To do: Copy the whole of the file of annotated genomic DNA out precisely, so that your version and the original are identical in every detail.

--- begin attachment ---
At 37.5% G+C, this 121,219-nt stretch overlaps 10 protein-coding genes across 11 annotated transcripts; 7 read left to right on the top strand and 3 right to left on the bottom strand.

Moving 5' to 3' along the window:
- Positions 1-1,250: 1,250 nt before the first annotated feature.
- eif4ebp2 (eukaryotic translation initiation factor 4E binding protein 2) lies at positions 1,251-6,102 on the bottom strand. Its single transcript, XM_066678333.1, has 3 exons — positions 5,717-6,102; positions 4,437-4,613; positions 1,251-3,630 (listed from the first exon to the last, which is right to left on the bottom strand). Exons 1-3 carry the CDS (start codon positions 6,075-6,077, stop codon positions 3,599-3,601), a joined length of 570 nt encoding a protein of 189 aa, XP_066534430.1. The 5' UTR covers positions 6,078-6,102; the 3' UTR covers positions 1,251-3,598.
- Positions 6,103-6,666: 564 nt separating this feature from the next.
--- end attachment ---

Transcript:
At 37.5% G+C, this 121,219-nt stretch overlaps 10 protein-coding genes across 11 annotated transcripts; 7 read left to right on the top strand and 3 right to left on the bottom strand.

Moving 5' to 3' along the window:
- Positions 1-1,250: 1,250 nt before the first annotated feature.
- eif4ebp2 (eukaryotic translation initiation factor 4E binding protein 2) lies at positions 1,251-6,102 on the bottom strand. Its single transcript, XM_066678333.1, has 3 exons — positions 5,717-6,102; positions 4,437-4,613; positions 1,251-3,630 (listed from the first exon to the last, which is right to left on the bottom strand). Exons 1-3 carry the CDS (start codon positions 6,075-6,077, stop codon positions 3,599-3,601), a joined length of 570 nt encoding a protein of 189 aa, XP_066534430.1. The 5' UTR covers positions 6,078-6,102; the 3' UTR covers positions 1,251-3,598.
- Positions 6,103-6,666: 564 nt separating this feature from the next.